Smartphone for the blind

Indian creates the world's first smartphone for the blind

The world's first smartphone for the blindThe true purpose of technology is to improve the quality of life specially for the differently abled. A postgraduate from National Institute of Design (NID) has come up with a brilliant technology that can truly alter the lives of millions of blind people around the world. In a first of its kind innovation anywhere in the world, Sumit Dagar has created a smartphone for the blind.

Sumit Dagar had a secure and well paying day job, however, an idea that he had while studying at NID continued to persist, that of developing a smartphone for the largely marginalised population of visually impaired people. He contacted several companies with his proposal and a few responded positively. His conviction drove him to quit his job and launch Kriyate Design Solutions and along with a team of six other designers and engineers, he developed this unique smartphone.

More Detail after the Break....
The conceptualization, execution and brilliance 

There is only one-way in which the visually challenge can use the numerous features in a smartphone – through touch and in the language they can read, which is Braille. So, one of the main challenges that Sumit Dagar faced when he came up with this idea to make the phone touch-friendly for the blind. 

Dagar set about developing an innovative touch screen that presents elevated Braille symbols respective to the messages received or functions being performed on the phone. So, every message received by the phone is converted into touchable and “feelable” format in a language that the blind can read.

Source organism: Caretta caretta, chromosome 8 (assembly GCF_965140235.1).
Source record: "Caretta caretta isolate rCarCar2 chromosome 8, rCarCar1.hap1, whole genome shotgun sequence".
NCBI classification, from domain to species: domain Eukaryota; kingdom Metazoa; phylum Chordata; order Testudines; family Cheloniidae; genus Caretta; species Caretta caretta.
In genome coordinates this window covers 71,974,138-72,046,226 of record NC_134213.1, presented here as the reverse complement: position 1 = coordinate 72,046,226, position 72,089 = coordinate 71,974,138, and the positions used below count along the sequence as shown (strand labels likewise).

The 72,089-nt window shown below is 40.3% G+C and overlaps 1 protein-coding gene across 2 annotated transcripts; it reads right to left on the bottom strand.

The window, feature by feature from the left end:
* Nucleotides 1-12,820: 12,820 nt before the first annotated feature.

Shape Memory Alloy technology makes the phone 'feel' friendlyDagar and his team have used Shape Memory Alloy technology to make the phone “feel” friendly. This technology works on the principle that metals remember their original shape and expand or contract accordingly. The smartphone that Dagar and his team have designed is embedded with a grid of small pins. These pins move up and down in Braille patterns according to messages received or functions used on the phone. The phone is inclusive of all functions present in a standard smartphone. 

The invention is currently undergoing further refinement in the Centre for Invention, Incubation and Entrepreneurship in IIM Ahmadabad. Dagar has teamed up with IIT Delhi to develop a prototype of his design. 

So, where did the team of young inventors arrange funding? Fortunately, for them, Rolex Awards foundation recognised the brilliance of their work and included it among the five inventions worldwide that the foundation chooses to fund once every two years. 

More than just a smartphone 

A technology such as this has tremendous potential; L.V. Prasad Eye Institute in Hyderabad is testing the prototype. Dagar says that results of test runs have been enormously successful and appreciated. His technology is more of a companion for the blind rather than being just a smartphone. The response has motivated the young inventor and he says that he plans to bring out much more advanced versions of the phone in the future. The phone is now ready for testing, if successful, Dagar and his company plan to begin selling the phone to the public for as little as $185. The world’s first smartphone for the blind is set to be launched by the end of 2013.

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